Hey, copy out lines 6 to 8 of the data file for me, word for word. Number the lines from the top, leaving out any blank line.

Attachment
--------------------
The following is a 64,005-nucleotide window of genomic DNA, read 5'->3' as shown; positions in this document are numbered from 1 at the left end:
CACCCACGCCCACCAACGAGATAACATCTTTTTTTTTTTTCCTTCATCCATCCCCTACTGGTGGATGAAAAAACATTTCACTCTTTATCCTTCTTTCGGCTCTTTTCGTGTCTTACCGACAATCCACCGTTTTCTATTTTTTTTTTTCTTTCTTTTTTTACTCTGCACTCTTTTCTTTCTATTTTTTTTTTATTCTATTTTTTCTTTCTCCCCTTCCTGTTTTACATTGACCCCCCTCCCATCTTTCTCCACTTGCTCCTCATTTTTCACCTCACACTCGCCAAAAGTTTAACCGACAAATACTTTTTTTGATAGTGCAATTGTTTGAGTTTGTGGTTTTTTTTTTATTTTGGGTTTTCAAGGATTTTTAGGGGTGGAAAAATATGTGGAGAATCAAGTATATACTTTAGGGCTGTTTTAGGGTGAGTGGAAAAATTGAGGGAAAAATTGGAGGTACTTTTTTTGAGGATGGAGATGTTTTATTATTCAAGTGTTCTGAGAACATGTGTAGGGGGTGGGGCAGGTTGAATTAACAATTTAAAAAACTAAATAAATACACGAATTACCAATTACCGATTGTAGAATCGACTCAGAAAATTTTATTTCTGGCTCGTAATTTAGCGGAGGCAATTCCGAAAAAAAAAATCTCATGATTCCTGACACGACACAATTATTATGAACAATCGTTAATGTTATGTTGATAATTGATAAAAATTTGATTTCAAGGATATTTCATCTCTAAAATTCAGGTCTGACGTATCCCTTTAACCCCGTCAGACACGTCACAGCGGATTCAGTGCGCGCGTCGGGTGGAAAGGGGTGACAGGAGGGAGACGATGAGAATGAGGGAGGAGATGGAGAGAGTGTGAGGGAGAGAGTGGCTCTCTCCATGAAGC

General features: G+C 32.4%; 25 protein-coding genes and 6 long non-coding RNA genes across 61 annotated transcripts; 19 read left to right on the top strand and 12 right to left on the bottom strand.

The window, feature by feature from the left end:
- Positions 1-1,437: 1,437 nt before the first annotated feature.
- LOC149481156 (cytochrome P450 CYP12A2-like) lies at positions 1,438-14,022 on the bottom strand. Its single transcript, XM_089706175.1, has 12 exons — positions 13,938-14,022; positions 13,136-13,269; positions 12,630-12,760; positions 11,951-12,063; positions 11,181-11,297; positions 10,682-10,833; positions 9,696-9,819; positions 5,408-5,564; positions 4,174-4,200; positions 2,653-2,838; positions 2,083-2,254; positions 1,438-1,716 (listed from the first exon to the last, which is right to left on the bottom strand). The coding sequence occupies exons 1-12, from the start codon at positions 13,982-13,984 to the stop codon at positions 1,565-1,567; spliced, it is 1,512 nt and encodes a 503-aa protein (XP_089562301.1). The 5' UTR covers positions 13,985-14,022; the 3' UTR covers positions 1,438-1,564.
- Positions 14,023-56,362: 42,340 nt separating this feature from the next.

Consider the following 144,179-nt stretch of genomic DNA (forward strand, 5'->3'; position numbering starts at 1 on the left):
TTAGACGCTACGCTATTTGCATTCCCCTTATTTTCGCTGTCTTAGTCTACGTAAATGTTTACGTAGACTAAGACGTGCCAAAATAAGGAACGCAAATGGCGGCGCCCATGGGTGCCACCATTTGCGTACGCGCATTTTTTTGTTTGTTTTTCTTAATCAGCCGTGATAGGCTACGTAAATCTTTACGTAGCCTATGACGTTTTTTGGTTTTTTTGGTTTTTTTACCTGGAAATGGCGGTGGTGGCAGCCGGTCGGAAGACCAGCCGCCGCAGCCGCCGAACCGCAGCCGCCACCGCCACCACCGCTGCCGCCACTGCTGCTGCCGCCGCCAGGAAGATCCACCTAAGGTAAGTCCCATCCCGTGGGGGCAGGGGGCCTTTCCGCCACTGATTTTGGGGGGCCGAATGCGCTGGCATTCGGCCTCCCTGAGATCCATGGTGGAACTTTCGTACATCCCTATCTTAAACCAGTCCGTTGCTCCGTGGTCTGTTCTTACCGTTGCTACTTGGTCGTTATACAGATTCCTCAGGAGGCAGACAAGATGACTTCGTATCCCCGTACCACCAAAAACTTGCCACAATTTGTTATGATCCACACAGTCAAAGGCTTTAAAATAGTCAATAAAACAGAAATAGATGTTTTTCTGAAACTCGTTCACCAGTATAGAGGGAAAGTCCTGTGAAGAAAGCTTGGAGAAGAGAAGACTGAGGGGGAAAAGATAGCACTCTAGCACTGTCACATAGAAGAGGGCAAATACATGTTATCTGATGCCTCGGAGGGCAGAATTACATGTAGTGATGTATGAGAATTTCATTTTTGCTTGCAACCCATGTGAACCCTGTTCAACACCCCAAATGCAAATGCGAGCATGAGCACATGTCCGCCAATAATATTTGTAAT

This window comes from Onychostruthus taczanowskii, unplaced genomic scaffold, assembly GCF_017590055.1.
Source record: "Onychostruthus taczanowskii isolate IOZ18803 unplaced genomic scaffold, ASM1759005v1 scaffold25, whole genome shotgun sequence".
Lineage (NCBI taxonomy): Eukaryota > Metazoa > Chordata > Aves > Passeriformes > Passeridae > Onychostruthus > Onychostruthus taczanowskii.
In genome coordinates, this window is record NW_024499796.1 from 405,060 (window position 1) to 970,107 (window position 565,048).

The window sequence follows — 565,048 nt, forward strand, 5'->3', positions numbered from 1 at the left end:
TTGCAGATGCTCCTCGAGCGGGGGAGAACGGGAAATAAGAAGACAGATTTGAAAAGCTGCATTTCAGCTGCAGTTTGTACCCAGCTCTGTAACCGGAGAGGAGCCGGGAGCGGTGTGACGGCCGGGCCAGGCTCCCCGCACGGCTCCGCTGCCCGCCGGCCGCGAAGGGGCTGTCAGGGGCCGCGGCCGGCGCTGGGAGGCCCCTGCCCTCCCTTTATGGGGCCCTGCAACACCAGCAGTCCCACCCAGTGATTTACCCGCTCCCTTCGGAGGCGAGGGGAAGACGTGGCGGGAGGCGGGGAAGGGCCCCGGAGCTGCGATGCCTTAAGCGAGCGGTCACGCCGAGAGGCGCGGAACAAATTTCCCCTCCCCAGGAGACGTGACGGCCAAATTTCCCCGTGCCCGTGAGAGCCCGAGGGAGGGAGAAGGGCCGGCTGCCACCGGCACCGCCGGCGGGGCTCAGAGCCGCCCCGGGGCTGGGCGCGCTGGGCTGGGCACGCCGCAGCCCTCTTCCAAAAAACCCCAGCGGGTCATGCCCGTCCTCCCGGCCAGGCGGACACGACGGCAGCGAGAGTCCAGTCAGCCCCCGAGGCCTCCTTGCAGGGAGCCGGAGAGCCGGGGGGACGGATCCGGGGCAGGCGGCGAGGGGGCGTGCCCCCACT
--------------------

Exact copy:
- LOC149481156 (cytochrome P450 CYP12A2-like) lies at positions 1,438-14,022 on the bottom strand. Its single transcript, XM_089706175.1, has 12 exons — positions 13,938-14,022; positions 13,136-13,269; positions 12,630-12,760; positions 11,951-12,063; positions 11,181-11,297; positions 10,682-10,833; positions 9,696-9,819; positions 5,408-5,564; positions 4,174-4,200; positions 2,653-2,838; positions 2,083-2,254; positions 1,438-1,716 (listed from the first exon to the last, which is right to left on the bottom strand). The coding sequence occupies exons 1-12, from the start codon at positions 13,982-13,984 to the stop codon at positions 1,565-1,567; spliced, it is 1,512 nt and encodes a 503-aa protein (XP_089562301.1). The 5' UTR covers positions 13,985-14,022; the 3' UTR covers positions 1,438-1,564.
- Positions 14,023-56,362: 42,340 nt separating this feature from the next.

Consider the following 144,179-nt stretch of genomic DNA (forward strand, 5'->3'; position numbering starts at 1 on the left):